Social development steps in to help dozens of stranded Malawians

Concerned community members in Benoni have been helping the group with donations of food and water.

A trip to Malawi was meant to be two days, but these people have been stuck in this broken bus for nearly a month. Picture: Vumani Mkhize/EWN.

JOHANNESBURG - A group of Malawian nationals who have been stuck on a broken bus in Gauteng for nearly a month will tonight finally be able to sleep in a comfortable shelter after the Department of Social Welfare stepped in this afternoon.

The group reportedly paid R52,000 to hire the bus from a Durban man.

The owner has since gone missing.

WATCH: One month bus ride nightmare for 38 Malawians.

While being stranded, a pregnant passenger gave birth to twins on the side of Tom Jones road in Benoni.

The twin boys, who were born two months premature, have been nicknamed Tom and Jones by the woman who helped deliver them.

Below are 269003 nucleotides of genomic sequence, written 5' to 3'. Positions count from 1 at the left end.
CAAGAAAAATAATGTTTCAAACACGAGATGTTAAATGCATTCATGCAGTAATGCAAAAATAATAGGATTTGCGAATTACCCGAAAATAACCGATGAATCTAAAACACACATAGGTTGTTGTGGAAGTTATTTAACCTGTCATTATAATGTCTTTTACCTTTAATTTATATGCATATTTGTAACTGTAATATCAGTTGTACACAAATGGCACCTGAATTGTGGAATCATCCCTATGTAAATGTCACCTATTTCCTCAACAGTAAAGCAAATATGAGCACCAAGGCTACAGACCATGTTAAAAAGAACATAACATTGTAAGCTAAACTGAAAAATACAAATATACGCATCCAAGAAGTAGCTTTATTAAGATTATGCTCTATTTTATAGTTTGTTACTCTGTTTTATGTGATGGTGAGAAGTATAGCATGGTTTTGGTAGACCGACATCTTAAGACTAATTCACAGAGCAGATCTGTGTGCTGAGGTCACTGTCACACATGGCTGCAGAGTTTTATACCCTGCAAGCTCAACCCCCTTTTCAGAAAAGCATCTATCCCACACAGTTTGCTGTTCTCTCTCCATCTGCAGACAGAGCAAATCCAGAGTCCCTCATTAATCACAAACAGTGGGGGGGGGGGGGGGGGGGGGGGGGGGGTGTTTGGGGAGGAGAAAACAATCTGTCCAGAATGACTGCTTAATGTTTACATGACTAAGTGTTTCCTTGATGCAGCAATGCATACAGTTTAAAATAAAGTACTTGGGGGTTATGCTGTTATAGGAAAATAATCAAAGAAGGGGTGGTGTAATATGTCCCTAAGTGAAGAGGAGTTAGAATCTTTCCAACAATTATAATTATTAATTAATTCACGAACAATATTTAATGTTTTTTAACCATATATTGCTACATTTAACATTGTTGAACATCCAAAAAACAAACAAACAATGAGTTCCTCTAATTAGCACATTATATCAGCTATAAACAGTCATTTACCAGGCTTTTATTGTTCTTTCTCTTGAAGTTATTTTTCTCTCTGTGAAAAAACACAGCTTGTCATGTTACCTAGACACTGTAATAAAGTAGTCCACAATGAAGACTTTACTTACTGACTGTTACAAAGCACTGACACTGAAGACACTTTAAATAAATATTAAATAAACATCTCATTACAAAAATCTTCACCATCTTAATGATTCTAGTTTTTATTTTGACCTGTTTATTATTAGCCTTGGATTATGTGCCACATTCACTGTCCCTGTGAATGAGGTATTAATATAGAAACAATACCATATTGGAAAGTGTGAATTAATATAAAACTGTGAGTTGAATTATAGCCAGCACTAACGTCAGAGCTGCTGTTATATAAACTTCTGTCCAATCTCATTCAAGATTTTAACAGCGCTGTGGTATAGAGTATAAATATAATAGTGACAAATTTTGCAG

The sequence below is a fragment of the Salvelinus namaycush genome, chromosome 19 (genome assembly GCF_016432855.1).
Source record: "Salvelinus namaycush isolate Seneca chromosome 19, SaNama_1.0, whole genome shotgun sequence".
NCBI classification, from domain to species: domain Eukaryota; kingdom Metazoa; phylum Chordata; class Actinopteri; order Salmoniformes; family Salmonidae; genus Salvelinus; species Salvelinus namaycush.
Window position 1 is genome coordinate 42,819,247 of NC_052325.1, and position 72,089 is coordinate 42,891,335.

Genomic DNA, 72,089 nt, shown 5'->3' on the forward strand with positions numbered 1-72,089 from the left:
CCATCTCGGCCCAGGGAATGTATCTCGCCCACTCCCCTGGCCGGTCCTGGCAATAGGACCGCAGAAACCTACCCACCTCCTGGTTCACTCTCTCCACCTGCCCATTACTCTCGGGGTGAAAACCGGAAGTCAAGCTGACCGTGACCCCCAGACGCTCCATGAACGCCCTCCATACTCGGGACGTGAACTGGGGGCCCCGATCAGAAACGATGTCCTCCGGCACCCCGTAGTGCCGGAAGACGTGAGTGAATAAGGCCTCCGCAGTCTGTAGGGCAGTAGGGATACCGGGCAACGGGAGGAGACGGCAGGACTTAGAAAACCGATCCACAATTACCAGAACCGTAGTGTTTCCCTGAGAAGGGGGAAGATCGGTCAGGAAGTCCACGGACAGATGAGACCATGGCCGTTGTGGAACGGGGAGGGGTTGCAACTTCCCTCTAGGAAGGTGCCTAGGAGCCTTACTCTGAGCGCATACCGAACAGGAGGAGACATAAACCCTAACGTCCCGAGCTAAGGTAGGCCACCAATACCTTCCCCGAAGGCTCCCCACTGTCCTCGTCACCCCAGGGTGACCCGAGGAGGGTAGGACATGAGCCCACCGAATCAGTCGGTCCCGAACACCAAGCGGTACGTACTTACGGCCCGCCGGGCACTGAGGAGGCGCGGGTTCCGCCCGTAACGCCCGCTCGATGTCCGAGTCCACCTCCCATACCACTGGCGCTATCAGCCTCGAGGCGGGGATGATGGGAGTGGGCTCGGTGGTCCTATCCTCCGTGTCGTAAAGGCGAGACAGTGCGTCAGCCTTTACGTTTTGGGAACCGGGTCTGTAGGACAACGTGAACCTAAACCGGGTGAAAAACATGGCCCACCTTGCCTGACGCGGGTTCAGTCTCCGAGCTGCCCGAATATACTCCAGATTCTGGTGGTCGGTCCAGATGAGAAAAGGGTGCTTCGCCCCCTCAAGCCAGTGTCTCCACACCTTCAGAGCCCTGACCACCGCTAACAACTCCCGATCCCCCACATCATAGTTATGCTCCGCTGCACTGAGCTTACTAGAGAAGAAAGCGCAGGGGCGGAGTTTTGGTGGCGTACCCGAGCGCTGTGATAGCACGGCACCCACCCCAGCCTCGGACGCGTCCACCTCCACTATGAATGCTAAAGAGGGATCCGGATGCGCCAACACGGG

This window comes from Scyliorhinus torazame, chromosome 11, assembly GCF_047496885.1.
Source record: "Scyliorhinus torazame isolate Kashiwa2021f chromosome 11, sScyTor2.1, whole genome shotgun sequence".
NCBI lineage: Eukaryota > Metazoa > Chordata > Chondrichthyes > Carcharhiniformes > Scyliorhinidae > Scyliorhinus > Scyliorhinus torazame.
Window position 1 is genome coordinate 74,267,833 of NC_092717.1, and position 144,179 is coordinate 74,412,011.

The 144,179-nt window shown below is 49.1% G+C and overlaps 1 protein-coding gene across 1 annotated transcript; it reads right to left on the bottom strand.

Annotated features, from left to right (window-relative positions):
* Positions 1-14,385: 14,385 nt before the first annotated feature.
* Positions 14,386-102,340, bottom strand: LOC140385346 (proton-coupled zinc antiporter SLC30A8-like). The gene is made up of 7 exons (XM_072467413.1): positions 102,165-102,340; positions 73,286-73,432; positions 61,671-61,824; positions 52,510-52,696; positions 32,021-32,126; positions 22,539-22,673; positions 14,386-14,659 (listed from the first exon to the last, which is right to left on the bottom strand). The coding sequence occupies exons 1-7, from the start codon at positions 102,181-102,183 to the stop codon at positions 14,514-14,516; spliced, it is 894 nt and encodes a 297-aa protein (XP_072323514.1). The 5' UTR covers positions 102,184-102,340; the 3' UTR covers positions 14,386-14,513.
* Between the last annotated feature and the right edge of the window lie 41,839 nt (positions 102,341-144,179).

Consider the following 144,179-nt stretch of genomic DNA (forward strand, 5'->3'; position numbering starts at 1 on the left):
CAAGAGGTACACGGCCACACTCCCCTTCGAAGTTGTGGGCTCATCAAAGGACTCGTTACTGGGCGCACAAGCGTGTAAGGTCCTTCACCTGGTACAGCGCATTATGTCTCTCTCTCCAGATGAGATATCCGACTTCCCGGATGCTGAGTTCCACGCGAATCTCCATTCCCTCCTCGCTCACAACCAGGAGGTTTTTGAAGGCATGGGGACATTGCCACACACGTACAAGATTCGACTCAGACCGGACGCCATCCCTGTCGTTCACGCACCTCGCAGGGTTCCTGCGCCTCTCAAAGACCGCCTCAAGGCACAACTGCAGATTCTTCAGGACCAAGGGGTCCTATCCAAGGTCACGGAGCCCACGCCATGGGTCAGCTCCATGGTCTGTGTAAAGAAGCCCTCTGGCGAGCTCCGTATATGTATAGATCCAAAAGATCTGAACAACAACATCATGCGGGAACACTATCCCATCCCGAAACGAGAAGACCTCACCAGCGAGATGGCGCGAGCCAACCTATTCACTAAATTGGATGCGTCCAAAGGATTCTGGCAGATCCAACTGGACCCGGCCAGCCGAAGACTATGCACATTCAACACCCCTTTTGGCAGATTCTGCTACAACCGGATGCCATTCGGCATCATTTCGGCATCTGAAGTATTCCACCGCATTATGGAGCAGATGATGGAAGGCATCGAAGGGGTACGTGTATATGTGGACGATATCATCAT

Concerned community members in Benoni have been helping the group with donations of food and water.

Passengers say the bus had broken down in various locations in Johannesburg over the past four weeks.

After spending R30,000 of their own money to try and fix the bus, a frustrated passenger explains the work undertaken on the bus.

"We tried to buy a gasket, we tried to buy bearings, it was fixed and after moving again it broke down again with the same engine."

Gauteng Social Development Head of Department Shoki Tshabalala says her department is assisting the group.

"The first thing we are going to do is provide accommodation, it's important that we provide shelter, so that they are in a warm space and they get meals."

Some members of the group have permits that have expired, but Home Affairs says it will provide them with assistance when they reach the border.